Breaking News…On Twitter?
Twitter’s good for a lot of things. Pithy snark, company updates, content sharing, etc. And amid all those walnuts, any active Twitter user’s stream will also likely contain some news-related Tweet. Does that make Twitter a good source of news, however? Some say no; others say yes. Let’s look at the arguments for and against, and what all of it means for marketers.
For: It’s Faster
According to Fast Coexist, Twitter broke several stories before news wires did: news like a car bomb exploding in Oslo, Norway, and Google announcing plans to acquire Motorola Mobility first broke on Twitter. Specifically, Twitter was faster when it came to breaking news about “sports, major disasters, and sometimes riots.” The article also says that Twitter can transmit local information that the press would probably overlook, such as “a robbery in downtown Boston.”
For: Richer Perspectives
And nowadays, with the rise of citizen journalism, Twitter can be a crucial tool. It can be a great way of spreading information where traditional news outlets aren’t allowed. Just look at the way Arab Spring unfolded. Thanks to Twitter, Egyptians had easy access to news about the liberation movement. They could learn new things, even when the government had restricted the mainstream media. Thanks to grassroots reporting like this, Twitter users can hear many voices and see news from different angles.
Against: Sometimes the Wrong Perspective
However, there is a problem with credibility on Twitter. With so much misinformation floating around in the Twitterverse, keeping up with all the different reports could make a person’s head spin. Granted, cable news and print news outlets aren’t without their fair share of mistakes, either. The problem with Twitter, however, is that misinformation can spread like wildfire. Slate writer Farhad Manjoo recommends ignoring both Twitter and CNN when you’re tracking a developing story; he recommends just opening up a newspaper in the morning and just reading that instead, to avoid all the misinformation and pundit commentary. To rely on Twitter as a sole source of news would be a mistake.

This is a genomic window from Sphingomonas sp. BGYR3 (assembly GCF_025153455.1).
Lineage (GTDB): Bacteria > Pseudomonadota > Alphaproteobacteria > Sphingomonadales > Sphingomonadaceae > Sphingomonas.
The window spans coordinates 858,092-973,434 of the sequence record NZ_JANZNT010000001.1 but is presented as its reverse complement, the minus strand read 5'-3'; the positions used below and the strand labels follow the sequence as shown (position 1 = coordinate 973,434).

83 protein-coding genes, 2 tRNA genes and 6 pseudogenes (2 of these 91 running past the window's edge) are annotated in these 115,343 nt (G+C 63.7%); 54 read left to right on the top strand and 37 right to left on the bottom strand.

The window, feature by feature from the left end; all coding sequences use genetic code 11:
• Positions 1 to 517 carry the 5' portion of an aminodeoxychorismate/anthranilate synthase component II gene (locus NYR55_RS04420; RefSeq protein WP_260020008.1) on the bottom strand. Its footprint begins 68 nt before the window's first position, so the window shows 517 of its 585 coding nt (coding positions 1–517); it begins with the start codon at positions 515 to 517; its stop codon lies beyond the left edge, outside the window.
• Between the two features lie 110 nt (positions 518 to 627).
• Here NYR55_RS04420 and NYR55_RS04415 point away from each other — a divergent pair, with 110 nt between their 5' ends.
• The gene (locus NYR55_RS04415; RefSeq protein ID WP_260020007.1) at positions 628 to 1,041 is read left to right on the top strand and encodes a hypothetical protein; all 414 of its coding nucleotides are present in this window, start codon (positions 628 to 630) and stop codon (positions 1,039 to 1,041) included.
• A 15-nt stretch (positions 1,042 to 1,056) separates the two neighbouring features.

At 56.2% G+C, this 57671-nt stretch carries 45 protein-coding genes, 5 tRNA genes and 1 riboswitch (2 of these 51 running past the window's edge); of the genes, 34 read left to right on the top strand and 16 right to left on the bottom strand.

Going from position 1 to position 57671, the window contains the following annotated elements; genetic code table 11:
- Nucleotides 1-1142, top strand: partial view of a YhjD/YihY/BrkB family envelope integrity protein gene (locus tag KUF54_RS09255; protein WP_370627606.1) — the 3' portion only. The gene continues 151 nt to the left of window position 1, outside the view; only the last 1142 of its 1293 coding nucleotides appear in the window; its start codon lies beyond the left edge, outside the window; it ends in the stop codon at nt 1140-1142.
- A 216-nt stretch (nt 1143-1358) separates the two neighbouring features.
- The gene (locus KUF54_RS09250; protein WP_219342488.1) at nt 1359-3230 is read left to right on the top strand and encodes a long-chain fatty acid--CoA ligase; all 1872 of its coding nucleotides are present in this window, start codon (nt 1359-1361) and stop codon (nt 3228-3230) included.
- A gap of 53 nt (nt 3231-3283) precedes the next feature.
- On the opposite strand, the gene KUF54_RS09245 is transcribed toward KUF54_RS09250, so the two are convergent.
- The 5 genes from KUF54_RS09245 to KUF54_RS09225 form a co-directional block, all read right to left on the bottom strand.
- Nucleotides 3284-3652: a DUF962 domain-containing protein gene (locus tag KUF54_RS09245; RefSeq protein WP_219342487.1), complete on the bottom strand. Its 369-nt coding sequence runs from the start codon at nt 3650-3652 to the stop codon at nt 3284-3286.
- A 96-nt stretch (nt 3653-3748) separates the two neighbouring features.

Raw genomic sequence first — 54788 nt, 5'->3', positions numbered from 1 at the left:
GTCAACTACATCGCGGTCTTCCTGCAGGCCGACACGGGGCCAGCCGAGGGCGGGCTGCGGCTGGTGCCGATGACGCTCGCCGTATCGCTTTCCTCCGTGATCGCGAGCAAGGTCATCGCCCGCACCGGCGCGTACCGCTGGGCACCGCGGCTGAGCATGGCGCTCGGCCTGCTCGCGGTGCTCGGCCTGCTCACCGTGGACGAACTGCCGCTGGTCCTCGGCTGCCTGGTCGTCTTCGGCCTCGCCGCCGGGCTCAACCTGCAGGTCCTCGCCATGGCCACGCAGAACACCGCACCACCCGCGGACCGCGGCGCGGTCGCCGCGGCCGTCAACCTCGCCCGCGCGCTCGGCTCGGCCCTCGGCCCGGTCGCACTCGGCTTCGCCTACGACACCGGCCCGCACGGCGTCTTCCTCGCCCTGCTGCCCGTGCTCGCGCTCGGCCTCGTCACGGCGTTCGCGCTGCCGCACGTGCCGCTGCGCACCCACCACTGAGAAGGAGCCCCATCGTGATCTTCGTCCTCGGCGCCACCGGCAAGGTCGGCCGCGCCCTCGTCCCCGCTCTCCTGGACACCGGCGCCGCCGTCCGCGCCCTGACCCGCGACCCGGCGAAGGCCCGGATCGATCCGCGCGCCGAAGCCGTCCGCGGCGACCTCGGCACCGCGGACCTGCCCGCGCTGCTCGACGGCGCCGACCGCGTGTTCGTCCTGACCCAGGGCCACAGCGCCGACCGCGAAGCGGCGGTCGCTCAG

Against: Limited Audience
Another problem I see with Twitter as a news source is that it doesn’t have the same reach with some people as traditional news outlets do. While some may Tweet every day, others may check their Twitter only once every six months. For the people who fall in this category, they’re probably more likely to get their news from other sources.
Twitter as a News Source for Business
So what does all of these arguments mean for marketers? There are three main things to consider.
Tweet and ReTweet Carefully
One takeaway is that while Twitter can be an excellent source of information, you should be careful when you’re Tweeting or ReTweeting current events. If you want to be considered an expert, you don’t want to broadcast information that isn’t accurate. Be sure to double-check any news source you read against other sources. And, if it just so happens that you use a reliable source and it turns out that they were wrong, Tweet the updated information.
Speed vs. Accuracy
Another point is that you’ll need to decide which matters more to you: speed or accuracy? On the one hand, you may want to share content as soon as it breaks. On the other hand, however, there may be some value in taking a step back, waiting to see how things develop, and curating news based on that. It may all depend on your industry—but whatever you do, make sure your Tweets are in good taste. Of course, speed and accuracy aren’t always mutually exclusive, but checking to see where a source is getting its news from is always a good idea.
Sharing Your Own News
Finally, as a marketer, you may want to consider harnessing the immediacy of Twitter to share your own content. Press releases are good for spreading detailed news about your company to journalists, but if you want to quickly announce some exciting news within minutes? Twitter’s your friend. Mobile Marketing’s Vanessa Horwell suggests Tweeting your announcement, then including a link to the press release.
Twitter has changed the way the world shares information, with items being shared within a matter of seconds. While this has had a considerable impact on the way news is reported and spread, it doesn’t mean Twitter’s news nest is perfect. As marketers, in order to maintain followers’ trust, it’s important to rely on other sources of information and be as accurate as possible. At the same time, however, the same thing that makes Twitter questionable—its speed—is the same thing that can make it great for sharing accurate news. Marketers can take advantage of this and make announcements with a few keyboard strokes.
How do you feel about using Twitter as a source of news?
photo credit: @Doug88888 via photopin cc